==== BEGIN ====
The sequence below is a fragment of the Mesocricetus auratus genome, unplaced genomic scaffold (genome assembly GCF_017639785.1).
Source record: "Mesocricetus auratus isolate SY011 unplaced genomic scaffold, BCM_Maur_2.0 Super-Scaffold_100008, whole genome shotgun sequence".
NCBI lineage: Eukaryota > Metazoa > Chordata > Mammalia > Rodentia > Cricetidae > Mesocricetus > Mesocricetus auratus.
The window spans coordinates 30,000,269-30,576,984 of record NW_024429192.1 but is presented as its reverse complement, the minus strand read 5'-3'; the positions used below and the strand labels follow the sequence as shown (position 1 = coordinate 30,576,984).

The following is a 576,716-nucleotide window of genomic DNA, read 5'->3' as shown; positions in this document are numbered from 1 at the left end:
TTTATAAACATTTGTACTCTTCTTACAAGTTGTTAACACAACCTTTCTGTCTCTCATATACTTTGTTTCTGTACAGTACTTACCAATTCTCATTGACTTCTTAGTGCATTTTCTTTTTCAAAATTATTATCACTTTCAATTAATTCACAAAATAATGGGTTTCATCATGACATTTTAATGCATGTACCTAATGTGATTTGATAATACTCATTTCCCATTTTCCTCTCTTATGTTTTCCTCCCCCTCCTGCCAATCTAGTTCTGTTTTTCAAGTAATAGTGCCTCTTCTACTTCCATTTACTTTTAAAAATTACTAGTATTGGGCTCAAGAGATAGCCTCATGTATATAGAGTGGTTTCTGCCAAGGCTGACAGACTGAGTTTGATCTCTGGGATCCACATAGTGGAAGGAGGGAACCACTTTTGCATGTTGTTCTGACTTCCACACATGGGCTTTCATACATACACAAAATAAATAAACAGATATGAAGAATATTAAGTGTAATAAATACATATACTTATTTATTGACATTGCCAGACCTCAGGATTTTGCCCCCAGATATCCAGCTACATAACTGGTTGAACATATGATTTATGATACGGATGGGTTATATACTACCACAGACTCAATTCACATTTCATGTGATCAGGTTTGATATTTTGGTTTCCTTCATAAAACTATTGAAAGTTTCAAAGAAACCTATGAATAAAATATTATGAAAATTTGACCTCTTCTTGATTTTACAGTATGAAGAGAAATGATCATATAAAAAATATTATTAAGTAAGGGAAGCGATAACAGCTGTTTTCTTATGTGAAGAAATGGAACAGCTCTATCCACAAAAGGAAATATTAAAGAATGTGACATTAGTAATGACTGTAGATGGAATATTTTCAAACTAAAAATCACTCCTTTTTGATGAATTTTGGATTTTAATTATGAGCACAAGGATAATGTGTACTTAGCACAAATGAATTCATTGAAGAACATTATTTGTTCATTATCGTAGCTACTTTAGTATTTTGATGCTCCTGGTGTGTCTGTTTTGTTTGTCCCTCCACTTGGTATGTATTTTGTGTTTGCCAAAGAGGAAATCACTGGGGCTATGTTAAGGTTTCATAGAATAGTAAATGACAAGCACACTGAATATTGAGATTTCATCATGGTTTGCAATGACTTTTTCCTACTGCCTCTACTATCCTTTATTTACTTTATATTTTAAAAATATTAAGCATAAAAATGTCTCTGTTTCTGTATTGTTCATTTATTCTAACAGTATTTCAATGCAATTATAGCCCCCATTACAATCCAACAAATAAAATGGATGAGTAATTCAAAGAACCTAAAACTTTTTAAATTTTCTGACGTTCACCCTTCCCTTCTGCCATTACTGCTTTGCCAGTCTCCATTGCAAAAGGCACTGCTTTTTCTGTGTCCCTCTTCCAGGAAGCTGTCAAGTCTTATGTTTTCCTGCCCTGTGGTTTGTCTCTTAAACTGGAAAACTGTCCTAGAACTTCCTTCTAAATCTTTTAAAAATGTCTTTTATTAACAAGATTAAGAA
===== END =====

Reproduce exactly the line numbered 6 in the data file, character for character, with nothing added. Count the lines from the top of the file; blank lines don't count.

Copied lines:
TTTATAAACATTTGTACTCTTCTTACAAGTTGTTAACACAACCTTTCTGTCTCTCATATACTTTGTTTCTGTACAGTACTTACCAATTCTCATTGACTTCTTAGTGCATTTTCTTTTTCAAAATTATTATCACTTTCAATTAATTCACAAAATAATGGGTTTCATCATGACATTTTAATGCATGTACCTAATGTGATTTGATAATACTCATTTCCCATTTTCCTCTCTTATGTTTTCCTCCCCCTCCTGCCAATCTAGTTCTGTTTTTCAAGTAATAGTGCCTCTTCTACTTCCATTTACTTTTAAAAATTACTAGTATTGGGCTCAAGAGATAGCCTCATGTATATAGAGTGGTTTCTGCCAAGGCTGACAGACTGAGTTTGATCTCTGGGATCCACATAGTGGAAGGAGGGAACCACTTTTGCATGTTGTTCTGACTTCCACACATGGGCTTTCATACATACACAAAATAAATAAACAGATATGAAGAATATTAAGTGTAATAAATACATATACTTATTTATTGACATTGCCAGACCTCAGGATTTTGCCCCCAGATATCCAGCTACATAACTGGTTGAACATATGATTTATGATACGGATGGGTTATATACTACCACAGACTCAATTCACATTTCATGTGATCAGGTTTGATATTTTGGTTTCCTTCATAAAACTATTGAAAGTTTCAAAGAAACCTATGAATAAAATATTATGAAAATTTGACCTCTTCTTGATTTTACAGTATGAAGAGAAATGATCATATAAAAAATATTATTAAGTAAGGGAAGCGATAACAGCTGTTTTCTTATGTGAAGAAATGGAACAGCTCTATCCACAAAAGGAAATATTAAAGAATGTGACATTAGTAATGACTGTAGATGGAATATTTTCAAACTAAAAATCACTCCTTTTTGATGAATTTTGGATTTTAATTATGAGCACAAGGATAATGTGTACTTAGCACAAATGAATTCATTGAAGAACATTATTTGTTCATTATCGTAGCTACTTTAGTATTTTGATGCTCCTGGTGTGTCTGTTTTGTTTGTCCCTCCACTTGGTATGTATTTTGTGTTTGCCAAAGAGGAAATCACTGGGGCTATGTTAAGGTTTCATAGAATAGTAAATGACAAGCACACTGAATATTGAGATTTCATCATGGTTTGCAATGACTTTTTCCTACTGCCTCTACTATCCTTTATTTACTTTATATTTTAAAAATATTAAGCATAAAAATGTCTCTGTTTCTGTATTGTTCATTTATTCTAACAGTATTTCAATGCAATTATAGCCCCCATTACAATCCAACAAATAAAATGGATGAGTAATTCAAAGAACCTAAAACTTTTTAAATTTTCTGACGTTCACCCTTCCCTTCTGCCATTACTGCTTTGCCAGTCTCCATTGCAAAAGGCACTGCTTTTTCTGTGTCCCTCTTCCAGGAAGCTGTCAAGTCTTATGTTTTCCTGCCCTGTGGTTTGTCTCTTAAACTGGAAAACTGTCCTAGAACTTCCTTCTAAATCTTTTAAAAATGTCTTTTATTAACAAGATTAAGAA